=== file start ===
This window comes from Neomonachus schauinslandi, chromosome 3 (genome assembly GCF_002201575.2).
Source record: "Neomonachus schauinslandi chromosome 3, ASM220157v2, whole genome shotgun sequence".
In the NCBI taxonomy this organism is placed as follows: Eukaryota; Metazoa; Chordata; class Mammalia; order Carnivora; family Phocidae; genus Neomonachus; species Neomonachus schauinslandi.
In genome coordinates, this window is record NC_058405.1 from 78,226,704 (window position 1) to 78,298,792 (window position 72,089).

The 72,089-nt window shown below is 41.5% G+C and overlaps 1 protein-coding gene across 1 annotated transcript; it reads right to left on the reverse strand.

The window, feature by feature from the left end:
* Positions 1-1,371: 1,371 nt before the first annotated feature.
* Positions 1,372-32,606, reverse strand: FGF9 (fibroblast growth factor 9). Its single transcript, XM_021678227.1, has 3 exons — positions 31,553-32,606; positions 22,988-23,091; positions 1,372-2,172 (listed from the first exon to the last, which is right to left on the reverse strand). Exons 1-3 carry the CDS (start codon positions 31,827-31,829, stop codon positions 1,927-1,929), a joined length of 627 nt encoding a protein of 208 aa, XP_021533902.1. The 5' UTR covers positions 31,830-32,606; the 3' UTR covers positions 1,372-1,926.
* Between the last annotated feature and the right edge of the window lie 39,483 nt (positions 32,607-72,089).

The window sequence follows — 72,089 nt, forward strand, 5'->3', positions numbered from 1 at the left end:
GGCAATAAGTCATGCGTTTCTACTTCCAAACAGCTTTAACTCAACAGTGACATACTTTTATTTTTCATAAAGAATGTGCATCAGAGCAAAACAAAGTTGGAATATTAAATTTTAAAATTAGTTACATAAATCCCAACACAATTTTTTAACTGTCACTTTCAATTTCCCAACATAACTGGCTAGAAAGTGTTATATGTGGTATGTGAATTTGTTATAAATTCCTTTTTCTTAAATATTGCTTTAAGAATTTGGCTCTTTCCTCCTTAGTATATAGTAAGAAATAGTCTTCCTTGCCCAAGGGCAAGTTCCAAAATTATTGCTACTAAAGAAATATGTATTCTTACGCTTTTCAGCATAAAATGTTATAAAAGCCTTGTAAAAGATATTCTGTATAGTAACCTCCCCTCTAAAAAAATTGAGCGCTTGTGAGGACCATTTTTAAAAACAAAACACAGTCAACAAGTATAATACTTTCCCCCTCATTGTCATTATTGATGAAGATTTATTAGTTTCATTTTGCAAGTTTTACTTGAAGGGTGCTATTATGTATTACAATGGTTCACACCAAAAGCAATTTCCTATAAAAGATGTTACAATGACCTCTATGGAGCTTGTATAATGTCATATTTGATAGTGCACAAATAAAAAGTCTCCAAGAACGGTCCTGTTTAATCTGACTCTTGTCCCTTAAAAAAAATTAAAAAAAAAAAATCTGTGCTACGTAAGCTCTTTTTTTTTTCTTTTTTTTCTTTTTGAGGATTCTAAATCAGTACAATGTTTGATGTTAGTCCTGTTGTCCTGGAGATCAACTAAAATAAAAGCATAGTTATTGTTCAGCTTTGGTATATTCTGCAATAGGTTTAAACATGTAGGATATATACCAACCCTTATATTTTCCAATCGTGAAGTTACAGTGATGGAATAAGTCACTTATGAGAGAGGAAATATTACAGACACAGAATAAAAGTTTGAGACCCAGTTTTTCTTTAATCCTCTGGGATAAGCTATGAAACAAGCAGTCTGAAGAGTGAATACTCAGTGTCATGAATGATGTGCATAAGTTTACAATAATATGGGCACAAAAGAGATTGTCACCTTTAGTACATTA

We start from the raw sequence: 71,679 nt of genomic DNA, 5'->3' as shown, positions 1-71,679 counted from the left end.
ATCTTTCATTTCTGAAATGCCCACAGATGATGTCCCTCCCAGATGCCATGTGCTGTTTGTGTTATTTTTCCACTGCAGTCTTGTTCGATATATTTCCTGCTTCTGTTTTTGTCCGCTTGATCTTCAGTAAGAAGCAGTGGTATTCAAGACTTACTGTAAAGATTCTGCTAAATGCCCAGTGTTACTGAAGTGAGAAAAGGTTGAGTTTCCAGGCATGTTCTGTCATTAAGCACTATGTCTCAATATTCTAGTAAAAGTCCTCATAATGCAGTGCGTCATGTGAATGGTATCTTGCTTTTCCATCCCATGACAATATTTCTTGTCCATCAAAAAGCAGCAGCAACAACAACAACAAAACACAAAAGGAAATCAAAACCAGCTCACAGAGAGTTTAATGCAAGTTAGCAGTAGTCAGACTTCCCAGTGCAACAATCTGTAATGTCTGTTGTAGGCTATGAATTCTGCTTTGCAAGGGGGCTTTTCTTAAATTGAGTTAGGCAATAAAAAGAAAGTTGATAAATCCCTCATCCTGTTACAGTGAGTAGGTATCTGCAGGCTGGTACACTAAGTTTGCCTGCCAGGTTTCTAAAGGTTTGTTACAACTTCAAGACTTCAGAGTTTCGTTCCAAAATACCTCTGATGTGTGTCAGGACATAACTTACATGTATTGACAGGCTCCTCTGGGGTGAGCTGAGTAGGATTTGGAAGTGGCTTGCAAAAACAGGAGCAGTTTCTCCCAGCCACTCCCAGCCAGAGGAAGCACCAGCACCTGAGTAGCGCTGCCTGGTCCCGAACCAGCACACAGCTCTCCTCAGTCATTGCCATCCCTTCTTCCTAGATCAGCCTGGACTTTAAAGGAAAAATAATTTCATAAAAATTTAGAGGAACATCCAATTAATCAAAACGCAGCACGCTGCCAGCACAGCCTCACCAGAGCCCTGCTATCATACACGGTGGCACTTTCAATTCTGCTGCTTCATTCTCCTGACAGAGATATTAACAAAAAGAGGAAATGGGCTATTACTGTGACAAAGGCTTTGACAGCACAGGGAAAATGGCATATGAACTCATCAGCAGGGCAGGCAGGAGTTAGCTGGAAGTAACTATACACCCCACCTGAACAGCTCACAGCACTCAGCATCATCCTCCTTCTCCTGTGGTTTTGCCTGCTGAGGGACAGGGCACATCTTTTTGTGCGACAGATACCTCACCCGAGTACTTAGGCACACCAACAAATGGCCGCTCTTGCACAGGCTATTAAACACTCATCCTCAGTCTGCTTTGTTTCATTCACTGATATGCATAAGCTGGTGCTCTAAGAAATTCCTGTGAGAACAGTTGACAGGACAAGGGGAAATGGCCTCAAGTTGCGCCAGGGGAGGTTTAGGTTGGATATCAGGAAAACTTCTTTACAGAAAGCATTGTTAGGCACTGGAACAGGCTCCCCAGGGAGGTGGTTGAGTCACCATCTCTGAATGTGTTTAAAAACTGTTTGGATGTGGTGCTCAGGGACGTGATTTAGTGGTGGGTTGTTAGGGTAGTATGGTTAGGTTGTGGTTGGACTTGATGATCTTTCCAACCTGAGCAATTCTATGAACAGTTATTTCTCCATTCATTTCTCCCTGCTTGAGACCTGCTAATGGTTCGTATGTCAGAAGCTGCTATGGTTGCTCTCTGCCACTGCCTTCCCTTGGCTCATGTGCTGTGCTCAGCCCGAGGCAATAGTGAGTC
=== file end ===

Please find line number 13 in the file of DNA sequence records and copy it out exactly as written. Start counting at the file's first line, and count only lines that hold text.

ATCTTTCATTTCTGAAATGCCCACAGATGATGTCCCTCCCAGATGCCATGTGCTGTTTGTGTTATTTTTCCACTGCAGTCTTGTTCGATATATTTCCTGCTTCTGTTTTTGTCCGCTTGATCTTCAGTAAGAAGCAGTGGTATTCAAGACTTACTGTAAAGATTCTGCTAAATGCCCAGTGTTACTGAAGTGAGAAAAGGTTGAGTTTCCAGGCATGTTCTGTCATTAAGCACTATGTCTCAATATTCTAGTAAAAGTCCTCATAATGCAGTGCGTCATGTGAATGGTATCTTGCTTTTCCATCCCATGACAATATTTCTTGTCCATCAAAAAGCAGCAGCAACAACAACAACAAAACACAAAAGGAAATCAAAACCAGCTCACAGAGAGTTTAATGCAAGTTAGCAGTAGTCAGACTTCCCAGTGCAACAATCTGTAATGTCTGTTGTAGGCTATGAATTCTGCTTTGCAAGGGGGCTTTTCTTAAATTGAGTTAGGCAATAAAAAGAAAGTTGATAAATCCCTCATCCTGTTACAGTGAGTAGGTATCTGCAGGCTGGTACACTAAGTTTGCCTGCCAGGTTTCTAAAGGTTTGTTACAACTTCAAGACTTCAGAGTTTCGTTCCAAAATACCTCTGATGTGTGTCAGGACATAACTTACATGTATTGACAGGCTCCTCTGGGGTGAGCTGAGTAGGATTTGGAAGTGGCTTGCAAAAACAGGAGCAGTTTCTCCCAGCCACTCCCAGCCAGAGGAAGCACCAGCACCTGAGTAGCGCTGCCTGGTCCCGAACCAGCACACAGCTCTCCTCAGTCATTGCCATCCCTTCTTCCTAGATCAGCCTGGACTTTAAAGGAAAAATAATTTCATAAAAATTTAGAGGAACATCCAATTAATCAAAACGCAGCACGCTGCCAGCACAGCCTCACCAGAGCCCTGCTATCATACACGGTGGCACTTTCAATTCTGCTGCTTCATTCTCCTGACAGAGATATTAACAAAAAGAGGAAATGGGCTATTACTGTGACAAAGGCTTTGACAGCACAGGGAAAATGGCATATGAACTCATCAGCAGGGCAGGCAGGAGTTAGCTGGAAGTAACTATACACCCCACCTGAACAGCTCACAGCACTCAGCATCATCCTCCTTCTCCTGTGGTTTTGCCTGCTGAGGGACAGGGCACATCTTTTTGTGCGACAGATACCTCACCCGAGTACTTAGGCACACCAACAAATGGCCGCTCTTGCACAGGCTATTAAACACTCATCCTCAGTCTGCTTTGTTTCATTCACTGATATGCATAAGCTGGTGCTCTAAGAAATTCCTGTGAGAACAGTTGACAGGACAAGGGGAAATGGCCTCAAGTTGCGCCAGGGGAGGTTTAGGTTGGATATCAGGAAAACTTCTTTACAGAAAGCATTGTTAGGCACTGGAACAGGCTCCCCAGGGAGGTGGTTGAGTCACCATCTCTGAATGTGTTTAAAAACTGTTTGGATGTGGTGCTCAGGGACGTGATTTAGTGGTGGGTTGTTAGGGTAGTATGGTTAGGTTGTGGTTGGACTTGATGATCTTTCCAACCTGAGCAATTCTATGAACAGTTATTTCTCCATTCATTTCTCCCTGCTTGAGACCTGCTAATGGTTCGTATGTCAGAAGCTGCTATGGTTGCTCTCTGCCACTGCCTTCCCTTGGCTCATGTGCTGTGCTCAGCCCGAGGCAATAGTGAGTC